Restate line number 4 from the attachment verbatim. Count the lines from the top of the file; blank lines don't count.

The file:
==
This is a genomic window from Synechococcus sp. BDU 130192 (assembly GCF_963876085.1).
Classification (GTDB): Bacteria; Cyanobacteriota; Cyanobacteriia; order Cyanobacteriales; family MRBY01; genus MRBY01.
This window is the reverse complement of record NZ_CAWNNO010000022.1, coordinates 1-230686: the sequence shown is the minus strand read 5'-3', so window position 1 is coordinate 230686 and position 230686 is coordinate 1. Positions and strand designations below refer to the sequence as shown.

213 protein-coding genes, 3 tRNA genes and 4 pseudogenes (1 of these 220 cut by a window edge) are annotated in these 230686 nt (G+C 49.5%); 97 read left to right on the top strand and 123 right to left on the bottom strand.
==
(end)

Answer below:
213 protein-coding genes, 3 tRNA genes and 4 pseudogenes (1 of these 220 cut by a window edge) are annotated in these 230686 nt (G+C 49.5%); 97 read left to right on the top strand and 123 right to left on the bottom strand.